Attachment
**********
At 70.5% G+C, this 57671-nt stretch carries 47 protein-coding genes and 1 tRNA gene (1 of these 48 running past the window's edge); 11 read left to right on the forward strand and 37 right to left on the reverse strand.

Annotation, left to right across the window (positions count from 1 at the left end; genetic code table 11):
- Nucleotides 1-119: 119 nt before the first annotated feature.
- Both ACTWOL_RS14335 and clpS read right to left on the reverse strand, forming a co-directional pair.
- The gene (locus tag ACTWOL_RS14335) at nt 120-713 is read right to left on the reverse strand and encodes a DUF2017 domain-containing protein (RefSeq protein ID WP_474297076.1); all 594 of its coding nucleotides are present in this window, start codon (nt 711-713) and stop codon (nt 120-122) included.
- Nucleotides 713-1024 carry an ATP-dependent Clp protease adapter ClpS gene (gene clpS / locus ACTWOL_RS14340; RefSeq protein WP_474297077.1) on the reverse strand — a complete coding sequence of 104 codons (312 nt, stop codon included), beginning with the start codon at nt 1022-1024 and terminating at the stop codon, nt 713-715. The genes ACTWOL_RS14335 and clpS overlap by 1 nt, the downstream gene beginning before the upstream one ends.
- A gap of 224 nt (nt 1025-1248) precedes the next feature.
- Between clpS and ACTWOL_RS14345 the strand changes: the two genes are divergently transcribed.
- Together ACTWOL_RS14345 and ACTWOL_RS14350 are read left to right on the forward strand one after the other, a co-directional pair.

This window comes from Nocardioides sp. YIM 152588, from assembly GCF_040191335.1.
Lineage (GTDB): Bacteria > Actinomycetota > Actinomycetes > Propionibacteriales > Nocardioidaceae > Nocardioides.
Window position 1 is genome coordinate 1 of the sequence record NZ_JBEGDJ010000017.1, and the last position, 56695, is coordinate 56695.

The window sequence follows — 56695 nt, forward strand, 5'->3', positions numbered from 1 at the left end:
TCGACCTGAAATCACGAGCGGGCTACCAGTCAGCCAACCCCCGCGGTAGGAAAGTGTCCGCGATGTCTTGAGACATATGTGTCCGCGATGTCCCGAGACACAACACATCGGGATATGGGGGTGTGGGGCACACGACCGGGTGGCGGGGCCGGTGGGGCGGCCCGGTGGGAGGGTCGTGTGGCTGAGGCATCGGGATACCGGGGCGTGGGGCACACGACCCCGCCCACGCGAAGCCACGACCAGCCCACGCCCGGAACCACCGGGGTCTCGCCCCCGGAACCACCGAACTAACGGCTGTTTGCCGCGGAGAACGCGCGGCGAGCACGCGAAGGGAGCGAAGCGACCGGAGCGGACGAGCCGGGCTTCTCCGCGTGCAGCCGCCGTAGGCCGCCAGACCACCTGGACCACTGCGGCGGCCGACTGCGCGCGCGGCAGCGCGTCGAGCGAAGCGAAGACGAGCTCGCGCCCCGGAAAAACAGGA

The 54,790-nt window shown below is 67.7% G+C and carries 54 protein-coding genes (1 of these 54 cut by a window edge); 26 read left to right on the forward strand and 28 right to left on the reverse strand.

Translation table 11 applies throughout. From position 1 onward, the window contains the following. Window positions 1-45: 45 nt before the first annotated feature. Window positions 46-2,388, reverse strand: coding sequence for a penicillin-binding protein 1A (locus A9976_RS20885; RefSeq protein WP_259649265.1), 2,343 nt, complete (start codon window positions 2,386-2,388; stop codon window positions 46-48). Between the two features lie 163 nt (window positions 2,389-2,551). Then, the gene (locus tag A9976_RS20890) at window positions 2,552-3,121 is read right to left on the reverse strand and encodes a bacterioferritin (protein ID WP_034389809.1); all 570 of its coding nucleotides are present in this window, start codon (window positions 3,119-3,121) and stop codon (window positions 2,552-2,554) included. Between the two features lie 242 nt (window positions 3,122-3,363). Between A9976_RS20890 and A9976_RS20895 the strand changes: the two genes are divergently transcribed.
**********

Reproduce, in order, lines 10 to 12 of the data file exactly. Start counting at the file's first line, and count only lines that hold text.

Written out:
This window comes from Nocardioides sp. YIM 152588, from assembly GCF_040191335.1.
Lineage (GTDB): Bacteria > Actinomycetota > Actinomycetes > Propionibacteriales > Nocardioidaceae > Nocardioides.
Window position 1 is genome coordinate 1 of the sequence record NZ_JBEGDJ010000017.1, and the last position, 56695, is coordinate 56695.